Rabbi Saadia Gaon
Universal leader of Jewry, religious philosopher
Baylonia was the primary focus of Jewish learning for many centuries. The heads of the Babylonian academies of Sura and Pumbedita were called Gaonim and were widely recognized as the preeminent scholars of their day. With this distinction came the authority to promulgate religious decisions for the community. Saadia was the greatest Gaon of all times. He lived during the time that the Muslims ruled Asia Minor.
In Saadia's day, he sought to reconcile the philosophical perspective of Islam, to which Jews living in Islamic countries were exposed, with the Torah.
Much of Islamic philosophy at this time was grounded in the thinking of Aristotle and Plato, and so Saadia wrote about this, as well. His most famous book is entitled Ha'Emunot Ve'hade'ot ("Faith and Belief") and it was written originally in Arabic, later translated into Hebrew by the Ibn Tibbon family.
In this book, Saadia attempts to reconcile Judaism with the philosophical thinking of Aristotle and Plato, his goal being to bring assimilated Jews back to Torah and halacha. Saadia demonstrates that the teachings of the Torah will stand the test of logical inquiry. He offers unassailable proofs that the universe was created exnihilo - out of nothing, that the Creator is One, that man has a soul, that the Torah was given to the Jewish people by God on Mount Sinai, and that man has the freedom to choose between good and evil and receives reward or retribution accordingly.
In addition, Saadia wrote the first Arabic translation of the Bible, which includes commentaries and grammatical notes. He also wrote the first Hebrew dictionary, and a book about Hebrew grammar. Muslims at this time were involved in Arabic language and grammar studies and Saadia hoped to inspire Jews to explore their own religious roots more deeply.
The RAMBAM (Maimonides) said of Saadia, "If not for our master Saadia Gaon, Torah would have been forgotten in Israel." Among his many books, Rabbi Saadia also wrote a commentary on Sefer Yetzirah.
In Saadia's day, one of the most significant threats to Jewish life came from the Karaites, a group whose origins lay in the Jewish community, but who had separated from the Jewish community in opposition to rabbinic Judaism. The Karaites maintained that the laws of the Talmud were not obligatory upon Jews because they were written not by God, but by the rabbis. The Karaites claimed that only the Torah comes from God and it, alone, should serve as the basis of Jewish authority and life.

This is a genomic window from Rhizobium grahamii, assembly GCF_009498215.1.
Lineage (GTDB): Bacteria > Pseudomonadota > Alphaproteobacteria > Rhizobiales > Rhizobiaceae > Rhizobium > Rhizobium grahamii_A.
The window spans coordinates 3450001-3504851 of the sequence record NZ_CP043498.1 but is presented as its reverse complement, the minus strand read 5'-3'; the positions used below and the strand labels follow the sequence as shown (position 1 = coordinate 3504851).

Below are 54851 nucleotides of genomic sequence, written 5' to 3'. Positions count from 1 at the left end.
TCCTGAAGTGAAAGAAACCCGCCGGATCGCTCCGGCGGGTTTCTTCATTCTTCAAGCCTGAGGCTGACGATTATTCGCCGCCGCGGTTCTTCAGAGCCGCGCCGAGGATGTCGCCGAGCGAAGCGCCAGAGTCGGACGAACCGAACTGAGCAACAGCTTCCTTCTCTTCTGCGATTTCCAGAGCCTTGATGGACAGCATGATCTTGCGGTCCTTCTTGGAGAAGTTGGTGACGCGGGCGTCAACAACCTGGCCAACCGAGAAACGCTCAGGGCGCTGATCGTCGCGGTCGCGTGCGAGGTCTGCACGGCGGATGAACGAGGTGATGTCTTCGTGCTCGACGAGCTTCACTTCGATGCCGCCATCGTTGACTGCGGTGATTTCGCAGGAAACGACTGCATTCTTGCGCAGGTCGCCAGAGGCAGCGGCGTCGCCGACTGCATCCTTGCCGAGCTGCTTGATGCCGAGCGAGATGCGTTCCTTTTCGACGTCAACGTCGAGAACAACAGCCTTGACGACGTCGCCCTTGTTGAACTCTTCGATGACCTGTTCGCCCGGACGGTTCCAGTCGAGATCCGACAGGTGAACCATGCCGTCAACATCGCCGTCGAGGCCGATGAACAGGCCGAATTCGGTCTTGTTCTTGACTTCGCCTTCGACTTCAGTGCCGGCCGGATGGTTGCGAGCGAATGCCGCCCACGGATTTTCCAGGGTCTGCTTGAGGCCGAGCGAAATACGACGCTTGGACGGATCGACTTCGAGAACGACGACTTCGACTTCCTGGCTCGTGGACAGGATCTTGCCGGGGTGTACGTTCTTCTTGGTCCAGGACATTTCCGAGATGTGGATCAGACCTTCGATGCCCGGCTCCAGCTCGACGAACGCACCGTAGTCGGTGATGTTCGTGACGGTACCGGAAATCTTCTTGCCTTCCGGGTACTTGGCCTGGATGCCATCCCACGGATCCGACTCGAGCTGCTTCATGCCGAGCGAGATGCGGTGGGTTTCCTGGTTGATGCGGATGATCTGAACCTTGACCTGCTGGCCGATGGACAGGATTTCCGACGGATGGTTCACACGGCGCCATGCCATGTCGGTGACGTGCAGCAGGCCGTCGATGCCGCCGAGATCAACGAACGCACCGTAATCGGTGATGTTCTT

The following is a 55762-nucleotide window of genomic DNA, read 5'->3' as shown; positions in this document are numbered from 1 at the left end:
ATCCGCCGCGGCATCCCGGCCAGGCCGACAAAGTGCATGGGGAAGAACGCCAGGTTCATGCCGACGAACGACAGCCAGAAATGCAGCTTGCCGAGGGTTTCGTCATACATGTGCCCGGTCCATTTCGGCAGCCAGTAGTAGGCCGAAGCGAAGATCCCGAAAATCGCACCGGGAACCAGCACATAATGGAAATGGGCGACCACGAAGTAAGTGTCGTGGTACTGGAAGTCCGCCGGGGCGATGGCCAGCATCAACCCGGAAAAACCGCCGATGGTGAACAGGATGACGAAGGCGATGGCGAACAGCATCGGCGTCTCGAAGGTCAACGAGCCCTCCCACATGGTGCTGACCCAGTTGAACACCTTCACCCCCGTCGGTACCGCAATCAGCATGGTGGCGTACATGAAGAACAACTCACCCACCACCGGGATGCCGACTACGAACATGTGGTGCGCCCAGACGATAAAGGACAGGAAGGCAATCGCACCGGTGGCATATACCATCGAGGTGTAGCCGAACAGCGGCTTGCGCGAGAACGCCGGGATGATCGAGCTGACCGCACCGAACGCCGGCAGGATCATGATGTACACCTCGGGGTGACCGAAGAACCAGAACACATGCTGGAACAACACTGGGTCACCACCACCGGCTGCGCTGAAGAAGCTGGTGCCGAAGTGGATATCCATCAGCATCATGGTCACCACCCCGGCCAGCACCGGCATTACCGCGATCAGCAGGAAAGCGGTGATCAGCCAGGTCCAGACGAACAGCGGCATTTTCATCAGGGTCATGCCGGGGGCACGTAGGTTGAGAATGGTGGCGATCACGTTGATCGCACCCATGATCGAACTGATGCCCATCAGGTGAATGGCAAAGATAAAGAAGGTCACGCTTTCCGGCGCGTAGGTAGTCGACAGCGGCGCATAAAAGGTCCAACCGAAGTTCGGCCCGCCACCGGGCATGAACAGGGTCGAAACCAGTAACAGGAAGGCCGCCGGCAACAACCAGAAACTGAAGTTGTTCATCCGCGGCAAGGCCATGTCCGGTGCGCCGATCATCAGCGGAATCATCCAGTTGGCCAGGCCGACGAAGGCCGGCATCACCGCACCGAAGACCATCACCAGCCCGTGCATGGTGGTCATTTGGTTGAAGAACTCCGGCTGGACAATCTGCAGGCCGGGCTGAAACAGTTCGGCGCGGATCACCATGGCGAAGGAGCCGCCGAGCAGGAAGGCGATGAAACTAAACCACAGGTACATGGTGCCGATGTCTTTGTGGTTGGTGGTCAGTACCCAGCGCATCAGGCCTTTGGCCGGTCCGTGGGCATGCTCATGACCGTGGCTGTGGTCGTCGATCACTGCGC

Traditional Judaism has always maintained that the Talmud is the Torah she'b'al peh (the Oral Torah, given at Sinai but transmitted orally for much of our history until it was finally written down in the academies of Babylonia). Saadia defended rabbinic authority against the claims of the Karaites, going so far as to declare that they were not Jews.
On Free Will...
Saadia maintained that human beings possess free will, the capacity to make choices about their behavior. Muslim philosophers at this time promoted the Kallam, a system of thought which denies the existence of free will as an allusion and even denies causality of events in the universe, ascribe all power and will to Allah. Saadia parted company with Muslim philosophers over the issue of free will, for several reasons. First, if God is the first and only cause in the universe, then there is no difference between the righteous and sinners; all do the will of God. Hence there is no difference between a righteous deed and a sin. Second, if God is fully in control of people's behavior, then it makes no sense to punish one who breaks the law, since s/he is merely doing the will of God. Finally and most importantly from a Jewish perspective, in a universe totally dominated by the will of God, mitzvot have no purpose or meaning, since people are incapable of "obeying" or "disobeying" them. There can only be a commandment if there is someone capable of accepting the commandments. In an effort to emphasize the role of free will in Jewish thinking, Saadia placed great emphasis on the covenant made at Sinai, in which the Israelites freely obligated themselves to God.
Hence Saadia maintained that God created us with free will, a concept that has always been central to Jewish thinking.
May the merit of the tzaddik Rabbi Saadia Gaon protect us all, Amen.